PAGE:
"Your name. 'Jones.' Simple, American, unremarkable. Doubtlessly why you changed it from whatever Polish or Italian or Yiddish moniker your parents gave you." Brenchwood sucked on his cigar. "Please leave now, Donnie. I grow tired of breathing the same air as you."

Donovan Jones turned away. "Yeah, boss," he muttered. "Yeah."

School had just let out, and Oswald Green made his way out into the yard with the other children. They played hopscotch and various other childhood games, and talked about the Tom Mix show last night.

"The Silver Specter is on tonight!" Oswald told his friends as they walked out, blinking and squinting in the sun. "He's gonna take on the Nazi menace, I think."

"That'll be swell!" One of Oswald's friends piped. "Do you like the modern stories or the western ones more, Oswald?"

"I don't know," Oswald said. "I guess the westerns, but that's because my Grandpa Clark was really there, and he can tell me if they're truthful or not."

"Oswald!" Another of Oswald's friends shook his head. "Your Grandpa Clark is the biggest liar in San Francisco. He told me that he fought vampires, and aliens from Mars, and there's way that can be true!"

"It's true," Oswald said certainly. "He wouldn't lie to me."

They walked to the edge of the schoolyard. "Hey, kid!" a harsh voice called. "Four-eyes, over here!" Oswald looked up and saw a familiar looking figure standing by the gate. Oswald recognized him as the man his father had attacked the previous day. He had a black eye, and still wore a pinstriped suit and fedora. A large Ford was parked behind him. "Get over here," he repeated.

"Uh…sir?" Oswald walked over to the fence. "Weren't you the guy who my father knocked the stuffing out of, yesterday?"

"I wasn't ready," Jones muttered. "Now I am." He reached out and grabbed Oswald's vest, pulling him to the fence. He withdrew an automatic pistol from his coat and pressed it against Oswald's chest. "Get outside and go into the backseat of my car. Do it now or I ventilate you and your little friends here and now."

Oswald felt his face go pale. He gulped and looked back at his friends. "O-okay," he whispered, stuttering. Slowly, he walked towards the gate, pushed it open and stepped through. He nearly tripped on the ground, but stayed upright. With his heart thundering inside of him, he walked to the automobile. The door opened and a broad-shouldered thug in a porkpie hat and a camel hair coat and bowtie stared at him. Before Oswald could protest, the bruiser grabbed his arm and hauled him into the car.

"We start here?" he asked, his voice slurred and rough.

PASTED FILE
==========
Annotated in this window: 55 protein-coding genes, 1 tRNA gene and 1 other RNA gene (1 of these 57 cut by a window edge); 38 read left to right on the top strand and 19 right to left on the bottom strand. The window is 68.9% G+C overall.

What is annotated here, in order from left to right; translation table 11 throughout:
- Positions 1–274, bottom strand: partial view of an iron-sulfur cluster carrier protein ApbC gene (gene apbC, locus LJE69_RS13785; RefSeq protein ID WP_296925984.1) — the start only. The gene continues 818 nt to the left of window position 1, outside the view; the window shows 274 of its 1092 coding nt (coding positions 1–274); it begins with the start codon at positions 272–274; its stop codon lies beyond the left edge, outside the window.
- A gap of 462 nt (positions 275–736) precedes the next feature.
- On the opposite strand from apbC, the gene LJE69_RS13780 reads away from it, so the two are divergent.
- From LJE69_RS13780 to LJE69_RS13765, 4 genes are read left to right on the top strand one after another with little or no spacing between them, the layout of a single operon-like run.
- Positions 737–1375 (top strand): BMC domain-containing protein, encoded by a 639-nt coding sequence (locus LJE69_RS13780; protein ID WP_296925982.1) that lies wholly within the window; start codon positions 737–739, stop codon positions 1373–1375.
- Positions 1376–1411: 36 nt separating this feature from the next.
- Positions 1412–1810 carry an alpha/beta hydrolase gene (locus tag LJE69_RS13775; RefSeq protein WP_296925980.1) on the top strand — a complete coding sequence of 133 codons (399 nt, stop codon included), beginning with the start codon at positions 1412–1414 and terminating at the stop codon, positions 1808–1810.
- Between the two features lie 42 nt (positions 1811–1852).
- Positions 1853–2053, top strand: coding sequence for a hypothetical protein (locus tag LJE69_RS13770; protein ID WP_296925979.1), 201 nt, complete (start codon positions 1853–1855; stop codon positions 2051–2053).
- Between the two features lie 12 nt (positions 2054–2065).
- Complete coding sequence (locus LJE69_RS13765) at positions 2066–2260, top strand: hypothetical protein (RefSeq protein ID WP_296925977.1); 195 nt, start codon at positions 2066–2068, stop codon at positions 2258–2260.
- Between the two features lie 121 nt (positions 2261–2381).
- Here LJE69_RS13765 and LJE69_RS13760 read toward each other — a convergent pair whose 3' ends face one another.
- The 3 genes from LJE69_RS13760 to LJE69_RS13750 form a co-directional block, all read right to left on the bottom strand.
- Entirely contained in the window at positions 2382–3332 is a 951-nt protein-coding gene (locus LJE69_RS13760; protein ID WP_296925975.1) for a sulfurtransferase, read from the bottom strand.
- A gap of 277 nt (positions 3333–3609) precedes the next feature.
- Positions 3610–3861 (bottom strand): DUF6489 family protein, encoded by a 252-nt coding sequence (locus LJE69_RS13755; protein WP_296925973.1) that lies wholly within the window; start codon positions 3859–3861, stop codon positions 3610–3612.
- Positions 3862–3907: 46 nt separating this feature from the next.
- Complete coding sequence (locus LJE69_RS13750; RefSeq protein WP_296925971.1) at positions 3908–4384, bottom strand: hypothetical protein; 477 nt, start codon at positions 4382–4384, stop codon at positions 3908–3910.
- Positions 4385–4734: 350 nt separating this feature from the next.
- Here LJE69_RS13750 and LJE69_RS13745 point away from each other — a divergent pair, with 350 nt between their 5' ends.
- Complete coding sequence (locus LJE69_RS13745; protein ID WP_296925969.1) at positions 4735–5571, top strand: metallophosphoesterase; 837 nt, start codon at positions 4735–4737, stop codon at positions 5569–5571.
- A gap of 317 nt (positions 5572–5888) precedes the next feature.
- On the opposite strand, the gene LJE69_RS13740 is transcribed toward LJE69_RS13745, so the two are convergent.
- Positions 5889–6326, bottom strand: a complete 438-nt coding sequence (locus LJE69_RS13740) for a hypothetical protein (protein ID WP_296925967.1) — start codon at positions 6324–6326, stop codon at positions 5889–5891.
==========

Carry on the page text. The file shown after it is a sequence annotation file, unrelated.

"You crazy?" From the passenger seat, a hatchet-faced man leaned back. He wore a black suit and vest, with a fedora. "Not near the school! Will go out by the docks, where nobody's watching, and we'll do it then."

Donny walked back, and he got into the driver seat and started the flivver. "Bums didn't suspect a thing," he said, starting the car. He looked back at Oswald and smiled. The boy sat in the backseat, clutching his book bag to his chest and staring with wide, terrified eyes at the men around him.

"What…" he whispered, just to muster up the courage. "What do you want?"

"Just teaching your old man a lesson." Donovan Jones drove the car away from the school, joining the busy hills of San Francisco. He headed out towards the docks, leaving the gentrified area around Oswald's private school and driving past the long rows of saloons, gin joints, and opium dens that had once been Barbary Coast. The vice row was not the same since the earthquake, but it still featured hundreds of business that catered mostly to the sailors that flocked into the bustling port.

They drove down an abandoned strip of alleys and abandoned saloons, places that no one had bothered to rebuild, even this long after the earthquake. Jones spotted a large pier, jutting out into the cold gray water, and he drove the car over to it. He parked the auto and turned around, leering at Oswald. "You think your pop's ready to learn?"

"My papa won't be scared," Oswald said, his voice not cracking. "He'll come and rescue me, and you'll go to jail, or he'll just beat the crap out of you!"

The big thug snorted. "I had enough out of this mouthy kid. Let's do him right now." He opened the door and stepped out, grabbing Oswald by the shoulders and throwing him out. The boy landed hand on the pier. The big bruiser stepped out, his thinner friend in the passenger seat joining him. The big thug opened the back and withdrew a lead pipe and a pair of brass knuckles. He handed the pipe to his thin buddy and then stepped over Oswald. "You got some lip on you, you damn brat!"